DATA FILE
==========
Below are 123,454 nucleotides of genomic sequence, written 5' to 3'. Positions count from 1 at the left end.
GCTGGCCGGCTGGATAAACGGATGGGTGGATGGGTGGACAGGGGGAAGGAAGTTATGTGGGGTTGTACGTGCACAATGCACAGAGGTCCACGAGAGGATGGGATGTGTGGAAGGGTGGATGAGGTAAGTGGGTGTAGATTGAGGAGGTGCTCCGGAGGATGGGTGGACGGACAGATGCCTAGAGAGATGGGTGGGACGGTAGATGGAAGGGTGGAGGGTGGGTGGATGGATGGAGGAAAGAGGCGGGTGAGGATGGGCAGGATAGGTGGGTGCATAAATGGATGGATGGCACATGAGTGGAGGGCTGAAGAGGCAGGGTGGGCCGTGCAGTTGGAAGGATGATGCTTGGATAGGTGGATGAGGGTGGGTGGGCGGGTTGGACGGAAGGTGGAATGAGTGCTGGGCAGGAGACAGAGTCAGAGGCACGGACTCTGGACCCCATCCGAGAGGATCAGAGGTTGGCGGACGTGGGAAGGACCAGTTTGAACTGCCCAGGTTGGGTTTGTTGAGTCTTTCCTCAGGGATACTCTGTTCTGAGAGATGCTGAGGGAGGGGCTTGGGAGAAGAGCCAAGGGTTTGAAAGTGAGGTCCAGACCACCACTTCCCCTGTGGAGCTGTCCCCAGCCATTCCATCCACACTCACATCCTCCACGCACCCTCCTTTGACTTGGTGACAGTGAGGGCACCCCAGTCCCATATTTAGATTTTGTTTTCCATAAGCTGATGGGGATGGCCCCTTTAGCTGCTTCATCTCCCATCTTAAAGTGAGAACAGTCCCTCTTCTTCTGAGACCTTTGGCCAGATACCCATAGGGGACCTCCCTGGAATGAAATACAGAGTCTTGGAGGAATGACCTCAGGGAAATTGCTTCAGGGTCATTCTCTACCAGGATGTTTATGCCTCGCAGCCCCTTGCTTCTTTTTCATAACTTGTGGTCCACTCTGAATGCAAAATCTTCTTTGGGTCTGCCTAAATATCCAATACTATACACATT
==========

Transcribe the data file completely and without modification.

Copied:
Below are 123,454 nucleotides of genomic sequence, written 5' to 3'. Positions count from 1 at the left end.
GCTGGCCGGCTGGATAAACGGATGGGTGGATGGGTGGACAGGGGGAAGGAAGTTATGTGGGGTTGTACGTGCACAATGCACAGAGGTCCACGAGAGGATGGGATGTGTGGAAGGGTGGATGAGGTAAGTGGGTGTAGATTGAGGAGGTGCTCCGGAGGATGGGTGGACGGACAGATGCCTAGAGAGATGGGTGGGACGGTAGATGGAAGGGTGGAGGGTGGGTGGATGGATGGAGGAAAGAGGCGGGTGAGGATGGGCAGGATAGGTGGGTGCATAAATGGATGGATGGCACATGAGTGGAGGGCTGAAGAGGCAGGGTGGGCCGTGCAGTTGGAAGGATGATGCTTGGATAGGTGGATGAGGGTGGGTGGGCGGGTTGGACGGAAGGTGGAATGAGTGCTGGGCAGGAGACAGAGTCAGAGGCACGGACTCTGGACCCCATCCGAGAGGATCAGAGGTTGGCGGACGTGGGAAGGACCAGTTTGAACTGCCCAGGTTGGGTTTGTTGAGTCTTTCCTCAGGGATACTCTGTTCTGAGAGATGCTGAGGGAGGGGCTTGGGAGAAGAGCCAAGGGTTTGAAAGTGAGGTCCAGACCACCACTTCCCCTGTGGAGCTGTCCCCAGCCATTCCATCCACACTCACATCCTCCACGCACCCTCCTTTGACTTGGTGACAGTGAGGGCACCCCAGTCCCATATTTAGATTTTGTTTTCCATAAGCTGATGGGGATGGCCCCTTTAGCTGCTTCATCTCCCATCTTAAAGTGAGAACAGTCCCTCTTCTTCTGAGACCTTTGGCCAGATACCCATAGGGGACCTCCCTGGAATGAAATACAGAGTCTTGGAGGAATGACCTCAGGGAAATTGCTTCAGGGTCATTCTCTACCAGGATGTTTATGCCTCGCAGCCCCTTGCTTCTTTTTCATAACTTGTGGTCCACTCTGAATGCAAAATCTTCTTTGGGTCTGCCTAAATATCCAATACTATACACATT